S&P Global raises concerns on greenwashing

Sep 10, 2021
Lack of consistency with ESG terminology causes investor confusion

Global reporting standardization could help mitigate investor concerns about ESG greenwashing in relation to green bonds, according to S&P Global. 

The financial information provider believes sustainable bond issuance, including green, social, sustainability and sustainability-linked bonds, could collectively exceed $1 tn in 2021, a near 500 percent increase on 2018 figures. 

Despite this growth, a lack of transparency around instrument labeling, reporting and data disclosure leaves many stakeholders wondering whether greenwashing – where an organization presents itself as more environmentally friendly than it is – has tainted those numbers. 

ESG terminology lacks consistency, which may drive investor confusion when it comes to identifying which companies or financial instruments adhere to a set of ESG standards.

There are more than 20 different sustainable bond labels, which all align with different guidelines or frameworks, according to the Journal of Environmental Investing Report 2020. The wide range of labels – and an even wider range of definitions for what constitutes a green or social project – makes navigating the sustainable bond market increasingly difficult for investors and reduces comparability across instruments.

Recently, several standards and taxonomies have emerged in an attempt to help standardize the market and mobilize capital toward sustainable objectives.

The International Capital Market Association, the Loan Syndications and Trading Association, the Loan Market Association and the Asia Pacific Loan Market Association have all launched a set of voluntary principles. These principles promote standardization and transparency for the use of proceeds, sustainability-linked bond and the loan markets. 

The EU and China are also working to create a common taxonomy through the International Platform on Sustainable Finance to unify their green finance standards under a common approach and address inconsistencies among the regional taxonomies. 

In addition, in April 2021 the IFRS Foundation proposed setting up an International Sustainability Standards Board to lead the mainstreaming of sustainability reporting at an international level.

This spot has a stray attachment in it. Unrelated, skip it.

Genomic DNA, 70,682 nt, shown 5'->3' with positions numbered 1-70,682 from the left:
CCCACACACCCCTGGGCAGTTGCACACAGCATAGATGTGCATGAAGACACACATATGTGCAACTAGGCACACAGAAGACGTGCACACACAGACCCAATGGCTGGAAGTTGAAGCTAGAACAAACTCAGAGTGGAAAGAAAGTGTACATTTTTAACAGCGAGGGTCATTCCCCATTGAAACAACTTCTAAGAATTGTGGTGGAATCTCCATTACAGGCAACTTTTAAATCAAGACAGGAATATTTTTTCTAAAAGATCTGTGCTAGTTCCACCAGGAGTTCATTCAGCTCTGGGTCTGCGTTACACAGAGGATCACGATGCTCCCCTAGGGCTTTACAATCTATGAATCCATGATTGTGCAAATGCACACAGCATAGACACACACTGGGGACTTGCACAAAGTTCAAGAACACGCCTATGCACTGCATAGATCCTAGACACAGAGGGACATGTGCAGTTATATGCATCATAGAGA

EU leading in ESG regulations 

At the regional level, EU efforts on standardization in ESG disclosure are being led by the European Commission (EC) action plan for financing sustainable growth, which sets out a roadmap for Europe’s transition to a low-carbon economy, according to S&P Global. 

Among the most prominent regulatory initiatives, the EU taxonomy regulation, which came into force on July 12, 2020, provides a classification system for economic activities to be considered environmentally sustainable. S&P Global says the taxonomy regulation was a major step in creating a more unified language around sustainability and promoting greater availability and reliability of ESG data and disclosures to investors and other stakeholders.

On July 6, 2021, the EC also introduced a proposal for a voluntary EU green bond standard designed to create a common standard for how public and private entities use green bonds. 

The EU has further proposed a new set of rules: the Corporate Sustainability Reporting Directive (CSRD). The CSRD proposes to amend the Non-Financial Reporting Directive and aims to introduce a detailed rulebook for how large companies operating in the EU disclose both their sustainability risks and their impact through the lens of double materiality.

‘We believe these policy efforts, when adopted, could eventually have spillover effects into other parts of the sustainable finance market such as social, transition and sustainability-linked instruments,’ says S&P Global. 

Long road ahead for global standardization

Despite the progress being made to mandate, increase and standardize ESG reporting, however, S&P Global reports that the road to standardization globally is likely to be relatively long, with considerable fragmentation in regulations and taxonomies limiting comparability across regions. 

In the Asia-Pacific region, for example, China, Singapore, Malaysia and Mongolia have each established their stand-alone green taxonomies that largely follow local regulations. In addition to regulations varying widely within the region, most of these taxonomies also differ from EU or international standards. 

In the US, companies are required to disclose climate risks in securities filings if they deem such risks material and specific environmental or social impact reporting isn’t currently mandated. The US also does not have any formal definitions for what qualifies as a sustainable activity and there are currently no uniform standards for measuring corporate environmental goals or quantifying and reporting climate risks. 

‘As green taxonomies continue to be developed across the globe, the challenge will be finding a way to maintain global harmonization,’ note the S&P Global report authors.

‘This will be a combined effort of industry organizations, governments, standard setters, consumers and other stakeholders. Meanwhile, as standards evolve, entities will be held increasingly accountable for their sustainability commitments.’ 
 

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